Right? It's prickly, it's invasive, and it keeps coming back! Into the compost thank you very much. However, the persistent little thing is packed full of nutrition and is an absolutely brilliant herb. Yes, it tastes a bit like grass mixed with spinach. But honestly, it's well worth it. It's good for the eyes, skin, hair, bones, kidneys, & prostate.
Nettle has been used for ages. The Romans used it to treat arthritis and sciatica. It's been used to treat coughs, bladder problems, and 'mad dog' bites. We love the phrase "to cleanse the skin of leprosy, morphew, and discolourings." (Culpepper, 1816.)
But why should you have it? There's no mad dogs and just what is morphew? Well, Nettle is, as we said previously, a nutritional bullet. The aerial parts contain vitamins A, B2, C, E, K, and carotenoids. Minerals include calcium, magnesium, potassium, silica, selenium, zinc, manganese, and iron. That's a lot of good stuff in one plant. And, if it's in your garden, it's free!
Nettle can clear skin by helping the lymphatic system remove toxins. It is known to help with acne, eczema, or rashes. It helps with haemorrhoids, gout, osteoarthritis, rheumatoid arthritis, or BPH. Because it is mildly diuretic, meaning it increases urinary output, toxins are cleared. Yes, one pees a bit more but it's worth it!
Ladies, Nettle is safe to use during pregnancy and lactation. It can help increase milk flow.
Men, Nettle can help prevent prostate enlargement. From the age of thirty we recommend men should have at least two cups per day as a preventative measure. Research is primarily on the root, but the leaf has its benefits. Some technical reasons why it's helpful: Urtica dioica root--that's Nettle--contains beta-sitosterol, scopoletin, and lignans (fancy chemical names) which inhibit SHBG (sex hormone binding globulin) from binding to prostate receptor sites that cause prostate enlargement. In other words, it helps decrease the chances of an enlarged prostate. If you do have BPH (benign prostatic enlargement) we would recommend a few other herbs in combination with nettle herb, including nettle root.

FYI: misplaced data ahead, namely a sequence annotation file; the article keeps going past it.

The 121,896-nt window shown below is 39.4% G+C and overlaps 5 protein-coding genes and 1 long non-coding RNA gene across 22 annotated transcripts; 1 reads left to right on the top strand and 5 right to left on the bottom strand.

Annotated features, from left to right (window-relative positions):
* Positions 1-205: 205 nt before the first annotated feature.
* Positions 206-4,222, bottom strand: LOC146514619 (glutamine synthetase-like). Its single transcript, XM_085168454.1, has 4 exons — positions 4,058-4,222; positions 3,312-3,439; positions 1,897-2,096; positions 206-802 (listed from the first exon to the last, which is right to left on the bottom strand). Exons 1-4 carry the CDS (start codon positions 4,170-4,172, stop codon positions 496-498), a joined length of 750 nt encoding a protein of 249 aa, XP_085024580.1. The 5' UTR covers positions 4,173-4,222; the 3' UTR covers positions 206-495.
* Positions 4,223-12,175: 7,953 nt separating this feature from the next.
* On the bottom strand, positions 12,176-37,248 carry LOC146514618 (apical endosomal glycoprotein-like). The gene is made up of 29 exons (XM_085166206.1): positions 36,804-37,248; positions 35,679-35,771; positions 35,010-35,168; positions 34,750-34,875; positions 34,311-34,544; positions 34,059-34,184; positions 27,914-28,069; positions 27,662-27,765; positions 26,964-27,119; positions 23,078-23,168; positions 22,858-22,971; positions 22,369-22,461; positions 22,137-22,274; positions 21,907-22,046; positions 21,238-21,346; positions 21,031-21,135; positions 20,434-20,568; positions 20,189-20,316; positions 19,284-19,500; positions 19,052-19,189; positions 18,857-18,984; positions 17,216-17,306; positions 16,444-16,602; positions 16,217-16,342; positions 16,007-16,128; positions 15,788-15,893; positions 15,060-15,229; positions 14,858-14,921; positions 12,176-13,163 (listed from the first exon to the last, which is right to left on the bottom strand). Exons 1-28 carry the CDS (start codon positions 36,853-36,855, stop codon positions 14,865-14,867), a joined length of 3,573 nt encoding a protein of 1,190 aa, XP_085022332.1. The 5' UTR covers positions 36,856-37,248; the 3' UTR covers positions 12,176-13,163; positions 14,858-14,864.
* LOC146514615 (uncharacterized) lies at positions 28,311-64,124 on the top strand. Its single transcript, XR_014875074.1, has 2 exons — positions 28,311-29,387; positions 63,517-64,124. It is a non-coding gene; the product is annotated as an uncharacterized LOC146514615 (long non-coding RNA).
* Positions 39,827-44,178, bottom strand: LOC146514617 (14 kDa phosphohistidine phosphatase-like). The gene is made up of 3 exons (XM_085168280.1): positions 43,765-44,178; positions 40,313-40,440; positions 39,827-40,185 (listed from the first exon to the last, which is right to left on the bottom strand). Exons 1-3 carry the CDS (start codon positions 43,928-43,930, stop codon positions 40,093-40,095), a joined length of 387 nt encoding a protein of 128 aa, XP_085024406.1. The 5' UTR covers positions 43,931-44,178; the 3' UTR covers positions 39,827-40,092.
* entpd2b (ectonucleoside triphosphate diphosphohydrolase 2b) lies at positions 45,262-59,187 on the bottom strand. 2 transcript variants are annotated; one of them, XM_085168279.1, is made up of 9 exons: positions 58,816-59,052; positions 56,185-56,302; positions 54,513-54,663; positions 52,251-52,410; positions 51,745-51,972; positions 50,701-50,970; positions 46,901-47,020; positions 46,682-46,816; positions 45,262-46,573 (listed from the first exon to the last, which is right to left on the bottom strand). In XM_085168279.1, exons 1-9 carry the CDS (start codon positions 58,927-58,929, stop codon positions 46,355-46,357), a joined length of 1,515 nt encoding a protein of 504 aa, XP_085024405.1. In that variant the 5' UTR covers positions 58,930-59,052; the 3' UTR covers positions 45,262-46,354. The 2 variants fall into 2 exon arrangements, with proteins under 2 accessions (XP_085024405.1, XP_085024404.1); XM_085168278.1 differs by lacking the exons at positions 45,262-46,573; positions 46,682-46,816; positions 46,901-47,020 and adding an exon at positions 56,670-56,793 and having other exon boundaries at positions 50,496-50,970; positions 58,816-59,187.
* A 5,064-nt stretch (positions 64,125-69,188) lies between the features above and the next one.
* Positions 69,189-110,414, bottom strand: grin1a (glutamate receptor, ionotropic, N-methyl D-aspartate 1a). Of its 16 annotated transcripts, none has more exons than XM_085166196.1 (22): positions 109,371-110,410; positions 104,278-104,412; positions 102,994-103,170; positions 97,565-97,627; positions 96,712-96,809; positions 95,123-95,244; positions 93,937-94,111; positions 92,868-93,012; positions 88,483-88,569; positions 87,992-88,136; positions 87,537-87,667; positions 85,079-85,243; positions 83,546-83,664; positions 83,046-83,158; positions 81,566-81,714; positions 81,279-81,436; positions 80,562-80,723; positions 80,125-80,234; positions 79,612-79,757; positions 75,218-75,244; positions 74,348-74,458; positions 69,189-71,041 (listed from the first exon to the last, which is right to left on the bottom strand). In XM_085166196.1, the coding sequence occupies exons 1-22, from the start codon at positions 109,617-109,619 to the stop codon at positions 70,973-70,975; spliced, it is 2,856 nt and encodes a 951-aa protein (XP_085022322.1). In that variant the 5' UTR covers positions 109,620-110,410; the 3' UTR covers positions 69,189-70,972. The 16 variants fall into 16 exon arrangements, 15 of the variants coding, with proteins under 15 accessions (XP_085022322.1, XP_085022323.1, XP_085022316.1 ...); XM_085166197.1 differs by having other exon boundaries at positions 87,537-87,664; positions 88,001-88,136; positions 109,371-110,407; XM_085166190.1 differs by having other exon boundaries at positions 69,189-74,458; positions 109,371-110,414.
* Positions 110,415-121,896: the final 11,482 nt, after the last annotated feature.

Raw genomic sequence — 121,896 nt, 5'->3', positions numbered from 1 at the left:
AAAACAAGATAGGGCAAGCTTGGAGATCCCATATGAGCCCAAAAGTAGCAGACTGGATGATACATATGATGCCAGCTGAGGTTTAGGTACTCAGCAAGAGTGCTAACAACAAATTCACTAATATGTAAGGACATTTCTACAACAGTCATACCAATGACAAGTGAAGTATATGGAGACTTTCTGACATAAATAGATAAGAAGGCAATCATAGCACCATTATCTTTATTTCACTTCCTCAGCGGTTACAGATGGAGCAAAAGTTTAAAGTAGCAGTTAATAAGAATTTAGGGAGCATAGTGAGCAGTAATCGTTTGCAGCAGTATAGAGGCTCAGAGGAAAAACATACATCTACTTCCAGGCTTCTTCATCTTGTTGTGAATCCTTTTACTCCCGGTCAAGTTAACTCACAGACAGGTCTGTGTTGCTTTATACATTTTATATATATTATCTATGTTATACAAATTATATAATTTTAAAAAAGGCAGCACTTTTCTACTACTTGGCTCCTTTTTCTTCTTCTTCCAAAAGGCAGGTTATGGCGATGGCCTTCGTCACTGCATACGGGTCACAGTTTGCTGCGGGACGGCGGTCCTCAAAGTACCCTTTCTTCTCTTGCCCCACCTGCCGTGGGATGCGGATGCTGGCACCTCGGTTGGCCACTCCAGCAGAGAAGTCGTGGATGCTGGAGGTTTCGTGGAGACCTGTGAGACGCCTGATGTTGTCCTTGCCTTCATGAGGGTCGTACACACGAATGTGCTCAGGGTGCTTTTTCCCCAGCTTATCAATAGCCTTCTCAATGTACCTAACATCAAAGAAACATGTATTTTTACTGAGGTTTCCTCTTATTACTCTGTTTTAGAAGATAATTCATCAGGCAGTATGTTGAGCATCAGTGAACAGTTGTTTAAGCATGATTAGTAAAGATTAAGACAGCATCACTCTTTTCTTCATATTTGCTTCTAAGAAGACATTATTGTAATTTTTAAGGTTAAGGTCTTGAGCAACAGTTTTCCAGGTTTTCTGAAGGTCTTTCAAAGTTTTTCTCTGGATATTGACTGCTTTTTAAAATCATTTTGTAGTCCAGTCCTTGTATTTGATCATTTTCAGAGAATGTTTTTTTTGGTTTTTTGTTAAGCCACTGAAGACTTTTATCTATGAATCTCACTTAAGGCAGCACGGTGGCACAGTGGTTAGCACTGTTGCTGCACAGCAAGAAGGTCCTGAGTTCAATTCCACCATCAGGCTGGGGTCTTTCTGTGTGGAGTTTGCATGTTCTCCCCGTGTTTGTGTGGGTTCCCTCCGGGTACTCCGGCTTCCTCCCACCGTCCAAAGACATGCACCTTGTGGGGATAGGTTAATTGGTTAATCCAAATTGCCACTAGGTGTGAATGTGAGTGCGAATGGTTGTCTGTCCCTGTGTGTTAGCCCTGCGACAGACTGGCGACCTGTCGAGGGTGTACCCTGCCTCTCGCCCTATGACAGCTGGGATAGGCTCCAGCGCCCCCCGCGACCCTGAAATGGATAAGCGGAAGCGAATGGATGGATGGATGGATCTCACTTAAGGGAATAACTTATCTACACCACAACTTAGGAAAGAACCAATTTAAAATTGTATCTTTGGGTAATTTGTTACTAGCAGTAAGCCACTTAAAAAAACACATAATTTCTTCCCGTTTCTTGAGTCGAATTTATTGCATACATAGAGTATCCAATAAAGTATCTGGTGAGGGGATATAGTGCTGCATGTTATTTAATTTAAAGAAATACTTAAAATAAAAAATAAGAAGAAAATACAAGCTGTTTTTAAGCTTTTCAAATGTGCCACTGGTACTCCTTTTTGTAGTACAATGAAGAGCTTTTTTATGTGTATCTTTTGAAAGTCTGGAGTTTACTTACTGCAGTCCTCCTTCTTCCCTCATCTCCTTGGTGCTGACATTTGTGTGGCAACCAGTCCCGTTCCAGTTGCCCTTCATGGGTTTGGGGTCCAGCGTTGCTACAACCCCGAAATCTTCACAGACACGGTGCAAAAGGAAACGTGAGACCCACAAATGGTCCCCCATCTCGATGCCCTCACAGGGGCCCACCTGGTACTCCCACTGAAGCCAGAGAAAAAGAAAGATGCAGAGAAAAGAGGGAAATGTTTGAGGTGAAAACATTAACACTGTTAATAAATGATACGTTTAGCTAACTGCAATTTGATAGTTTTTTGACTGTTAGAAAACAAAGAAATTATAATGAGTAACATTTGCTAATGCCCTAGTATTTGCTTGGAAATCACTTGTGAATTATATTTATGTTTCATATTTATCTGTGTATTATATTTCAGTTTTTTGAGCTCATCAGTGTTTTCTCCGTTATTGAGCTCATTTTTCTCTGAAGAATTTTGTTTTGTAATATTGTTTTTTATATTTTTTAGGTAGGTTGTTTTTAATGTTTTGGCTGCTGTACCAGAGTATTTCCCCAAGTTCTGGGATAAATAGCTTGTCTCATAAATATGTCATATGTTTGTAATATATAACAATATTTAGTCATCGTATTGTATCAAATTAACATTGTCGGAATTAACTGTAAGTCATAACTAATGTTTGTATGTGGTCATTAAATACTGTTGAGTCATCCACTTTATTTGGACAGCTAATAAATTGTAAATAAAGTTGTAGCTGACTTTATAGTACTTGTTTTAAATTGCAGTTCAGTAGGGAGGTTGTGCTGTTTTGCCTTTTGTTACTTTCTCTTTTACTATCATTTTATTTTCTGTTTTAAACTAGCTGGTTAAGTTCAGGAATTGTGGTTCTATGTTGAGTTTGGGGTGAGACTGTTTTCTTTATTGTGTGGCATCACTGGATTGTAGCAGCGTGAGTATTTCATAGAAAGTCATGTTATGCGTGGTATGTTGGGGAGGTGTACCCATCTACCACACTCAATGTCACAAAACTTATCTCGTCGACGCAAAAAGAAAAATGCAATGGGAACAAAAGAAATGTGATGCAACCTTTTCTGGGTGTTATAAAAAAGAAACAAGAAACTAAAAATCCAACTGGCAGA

When harvesting use gloves as it does sting. If 'bitten' break the stem and put the white 'milk' on the bite. It helps to neutralise it. Let it wilt for 24 hours then use in infusions or soups. It can can be dried on racks (how barbaric!) or hung it (gads, violence!) or use a dehydrator. It is completely dry when the leaves are crunchy and the stems snap. Store in a paper bag, hat box, or cardboard box in a cool place, out of the sun. Use as required. Separate roots from aerial parts (herb.)
Why bother? It's yucky. It isn't really, but Herb Nerds have exceptional bias. If just starting out, try small amounts. As a tea, nettle combines well with lemon or ginger and a touch of honey is nice. Make a large batch and keep it in the fridge. Drink through the day or have a cup in the morning. Green milk. lol. Try adding a tablespoon of the herb to a pot of soup or a casserole. Throw a tablespoon of the root into the rice as it cooks. Not sure, call or email. Always happy to help. Hmmm, how to make green milk or a nettle brew to have on hand. Take a handful of dried herb. Aerial parts. Root can be added, too. Place in pan. Add three cups of boiling water. Simmer for up to 15 minutes. Strain. Keep in fridge to have a cup each morning. If using ginger, put it in at the beginning of the boil. If using lemon, put it in closer to the end. Drink one-two cups per day. After one month, notice the difference in your skin & hair. When harvesting, know the land. Has it been sprayed with weed killers? Is it beside a busy road? Are there sheep on or near it? If there are brown patches around fence posts, guaranteed it's been sprayed. Avoid these areas. Alternatively, come into the shop and get some nettle herb and/or root. The work is all done.
Peace & Love.